I remember late last year a competitor ISP emailed me about us trying to transfer a domain to our service (a customer was moving service). Anyway, this numbfuck (the DNS admin) didn't know what to do to allow the transfer to proceed, so he emailed me the admin login and password to their entire DNS administration system so I could do it myself.... (I think I just ruptured my spleen again laughing so hard as I remember).

        happy sigh, good times.

    • by GPLDAN (732269) on Tuesday March 02, 2010 @05:34PM (#31336044)
      You run a SONICWALL and you HAVEN'T thrown it in the trash yet?


      (We still run a ES6000. I feel your pain.)
      • by dave562 (969951)

        That ES6000 is an email security appliance and not a firewall. Sonicwall firewalls are decent devices. I can only comment on them in the typical SMB deployment, but I've seen one handle 500 users on a DS3 connection without a problem. That included full IDS/IPS and gateway anti-virus on the connections.

        If you need email security, why aren't you using Postini? They're ridiculously cheap for standard anti-spam / anti-virus filtering on your SMTP streams. We're paying about $4 per user for 125 users.

        • That ES6000 is an email security appliance and not a firewall. Sonicwall firewalls are decent devices. I can only comment on them in the typical SMB deployment, but I've seen one handle 500 users on a DS3 connection without a problem.

          SonicWALL firewalls are decent devices in a small business or corporate settings...compared to PUNCHING YOURSELF IN THE BALLS REPEATEDLY.

          Seriously. Support for OpenVPN? Nope
          RIP, OSPF, or BGP routing over a VPN link? Nope.
          Mesh offices together with IPSEC VPNs? Have money to burn on more VPN licenses? Oh and hopefully you don't mind manually tweaking routes in all the remote offices whenever you add a new subnet somewhere.
          Uptime? Hopefully you don't mind rebooting occasionally when you do somethin

          • Ok--wow. I totally screwed up the formatting at the end of that comment. There's no stipulation that competent mail admins preview before posting is there?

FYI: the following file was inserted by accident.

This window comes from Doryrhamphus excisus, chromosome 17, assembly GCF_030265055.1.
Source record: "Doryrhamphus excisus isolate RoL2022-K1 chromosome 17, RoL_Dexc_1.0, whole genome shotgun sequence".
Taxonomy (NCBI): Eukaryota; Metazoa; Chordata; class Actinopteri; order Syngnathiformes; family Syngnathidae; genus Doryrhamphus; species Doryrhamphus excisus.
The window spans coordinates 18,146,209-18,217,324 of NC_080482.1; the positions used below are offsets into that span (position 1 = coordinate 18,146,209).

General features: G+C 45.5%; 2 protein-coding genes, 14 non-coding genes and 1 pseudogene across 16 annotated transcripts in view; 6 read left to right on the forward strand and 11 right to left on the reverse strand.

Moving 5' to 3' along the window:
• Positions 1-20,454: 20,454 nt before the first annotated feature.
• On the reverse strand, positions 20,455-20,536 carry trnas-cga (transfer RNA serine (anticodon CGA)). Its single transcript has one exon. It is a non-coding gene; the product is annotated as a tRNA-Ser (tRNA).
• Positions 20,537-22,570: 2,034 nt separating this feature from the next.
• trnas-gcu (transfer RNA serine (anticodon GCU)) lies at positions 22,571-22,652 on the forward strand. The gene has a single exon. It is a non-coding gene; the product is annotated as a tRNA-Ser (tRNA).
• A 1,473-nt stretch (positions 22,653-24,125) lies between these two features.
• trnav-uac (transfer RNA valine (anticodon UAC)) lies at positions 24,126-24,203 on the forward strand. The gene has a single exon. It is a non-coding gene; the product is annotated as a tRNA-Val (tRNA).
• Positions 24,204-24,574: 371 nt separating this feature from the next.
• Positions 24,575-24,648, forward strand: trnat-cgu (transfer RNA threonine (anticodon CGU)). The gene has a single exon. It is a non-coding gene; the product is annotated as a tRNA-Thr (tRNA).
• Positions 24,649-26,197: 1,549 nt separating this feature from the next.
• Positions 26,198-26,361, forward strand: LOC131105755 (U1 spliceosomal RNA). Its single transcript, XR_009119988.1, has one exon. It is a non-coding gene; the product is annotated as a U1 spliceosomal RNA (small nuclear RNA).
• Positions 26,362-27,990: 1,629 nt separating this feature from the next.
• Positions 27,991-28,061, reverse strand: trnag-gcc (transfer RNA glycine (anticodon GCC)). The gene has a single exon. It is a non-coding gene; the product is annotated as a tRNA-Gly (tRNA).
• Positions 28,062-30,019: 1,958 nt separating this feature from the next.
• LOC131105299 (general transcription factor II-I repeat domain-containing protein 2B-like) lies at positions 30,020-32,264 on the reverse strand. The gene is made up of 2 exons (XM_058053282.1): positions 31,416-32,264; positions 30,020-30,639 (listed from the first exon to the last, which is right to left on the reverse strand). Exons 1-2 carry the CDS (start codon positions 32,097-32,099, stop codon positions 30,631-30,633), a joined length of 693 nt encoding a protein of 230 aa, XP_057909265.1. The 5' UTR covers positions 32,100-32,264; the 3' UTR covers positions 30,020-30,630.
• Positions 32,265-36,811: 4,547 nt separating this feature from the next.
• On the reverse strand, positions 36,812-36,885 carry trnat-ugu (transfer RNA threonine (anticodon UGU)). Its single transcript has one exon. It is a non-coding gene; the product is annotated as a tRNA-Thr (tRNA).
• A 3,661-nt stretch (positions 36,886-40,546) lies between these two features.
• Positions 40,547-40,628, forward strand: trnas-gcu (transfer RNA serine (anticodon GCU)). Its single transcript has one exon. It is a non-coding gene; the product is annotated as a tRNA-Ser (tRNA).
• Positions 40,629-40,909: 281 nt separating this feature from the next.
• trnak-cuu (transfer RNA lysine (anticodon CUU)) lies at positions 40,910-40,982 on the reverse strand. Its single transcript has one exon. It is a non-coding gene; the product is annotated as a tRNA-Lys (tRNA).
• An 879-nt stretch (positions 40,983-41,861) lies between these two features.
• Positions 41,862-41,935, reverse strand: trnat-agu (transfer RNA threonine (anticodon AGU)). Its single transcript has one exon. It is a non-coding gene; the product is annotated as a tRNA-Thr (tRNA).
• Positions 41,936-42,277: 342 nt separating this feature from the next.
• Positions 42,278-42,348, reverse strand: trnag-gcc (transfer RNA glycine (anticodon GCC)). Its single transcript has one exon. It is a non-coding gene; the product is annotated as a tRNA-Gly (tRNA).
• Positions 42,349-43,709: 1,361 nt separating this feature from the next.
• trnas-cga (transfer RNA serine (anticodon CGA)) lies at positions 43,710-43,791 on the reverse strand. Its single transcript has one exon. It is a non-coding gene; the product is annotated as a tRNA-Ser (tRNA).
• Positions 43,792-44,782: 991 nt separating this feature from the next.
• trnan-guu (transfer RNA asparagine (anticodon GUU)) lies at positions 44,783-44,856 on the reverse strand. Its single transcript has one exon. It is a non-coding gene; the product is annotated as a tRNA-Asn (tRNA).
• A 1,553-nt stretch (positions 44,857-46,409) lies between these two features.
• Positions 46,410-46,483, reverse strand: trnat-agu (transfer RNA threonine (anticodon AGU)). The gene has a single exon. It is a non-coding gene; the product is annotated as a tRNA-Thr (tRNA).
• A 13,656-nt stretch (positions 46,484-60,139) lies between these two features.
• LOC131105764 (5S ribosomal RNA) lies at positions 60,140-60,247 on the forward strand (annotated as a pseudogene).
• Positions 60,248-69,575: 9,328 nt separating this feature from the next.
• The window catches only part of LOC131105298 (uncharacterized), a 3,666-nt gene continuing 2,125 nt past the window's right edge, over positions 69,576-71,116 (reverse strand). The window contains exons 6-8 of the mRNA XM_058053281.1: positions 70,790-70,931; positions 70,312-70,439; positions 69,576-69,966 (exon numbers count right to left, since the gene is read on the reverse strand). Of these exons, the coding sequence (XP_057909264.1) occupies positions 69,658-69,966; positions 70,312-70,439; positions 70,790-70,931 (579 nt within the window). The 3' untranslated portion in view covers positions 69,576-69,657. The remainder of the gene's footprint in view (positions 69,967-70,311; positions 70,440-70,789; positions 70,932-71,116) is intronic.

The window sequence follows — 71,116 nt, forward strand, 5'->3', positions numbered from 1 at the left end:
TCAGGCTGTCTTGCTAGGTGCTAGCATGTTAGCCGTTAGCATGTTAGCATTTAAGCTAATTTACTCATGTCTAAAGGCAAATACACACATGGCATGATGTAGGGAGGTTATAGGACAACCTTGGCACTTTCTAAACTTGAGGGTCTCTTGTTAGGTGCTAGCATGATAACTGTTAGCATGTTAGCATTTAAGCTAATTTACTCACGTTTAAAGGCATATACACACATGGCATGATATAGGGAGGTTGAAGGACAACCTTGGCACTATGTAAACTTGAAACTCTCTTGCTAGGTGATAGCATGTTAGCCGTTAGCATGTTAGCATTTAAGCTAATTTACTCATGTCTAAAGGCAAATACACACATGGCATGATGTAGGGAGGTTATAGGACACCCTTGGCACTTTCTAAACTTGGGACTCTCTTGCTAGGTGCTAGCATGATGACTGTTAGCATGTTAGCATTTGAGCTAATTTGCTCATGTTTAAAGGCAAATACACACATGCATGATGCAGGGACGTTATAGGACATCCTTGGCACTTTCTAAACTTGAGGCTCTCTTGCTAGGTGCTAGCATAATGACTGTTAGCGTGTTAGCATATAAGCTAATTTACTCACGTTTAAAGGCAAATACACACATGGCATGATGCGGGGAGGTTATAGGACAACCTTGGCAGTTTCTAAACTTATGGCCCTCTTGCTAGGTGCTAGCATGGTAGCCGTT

• by xzvf (924443) on Tuesday March 02, 2010 @05:48PM (#31336288)
      It is hard to concentrate on multiple tasks at once. While a good sysadmin won't fall for this on the best days, an overworked one will occasionally just do stuff that looks right. If you want real security, any change should require two people (who don't know each other in physically different locations) to implement, an approved change control document that identifies the change and reason for it, and an auditor that goes follows behind the change to make sure it doesn't open any holes. I'm going for funny on this.........
      • by nurb432 (527695)

        I disagree, if you do something via an unsolicited EMAIL then you are a fool. It has nothing to do with being overworked. Its common sense.

        Now, if they call you on the phone, and give you real verifiable meat, then i can see bad things happening. But even then, id want to call them back to verify if things sounded the least bit strange.

        • by TheLink (130905)
          No excuse in that case.

          But what if all the attacker needs is for you to click on the link in the email?

          e.g. overworked admin gets an email that appears to be from "That idiot ISP who keeps sending me announcements via http/pdf/msword links".

          Admin clicks on link, gets pwned without knowing.

          If the admin has html email enabled (just to be able to read instructions from bosses )the whole message could be a link too, so you could still accidentally click on the payload even if you know it is suspicious (e.g. mis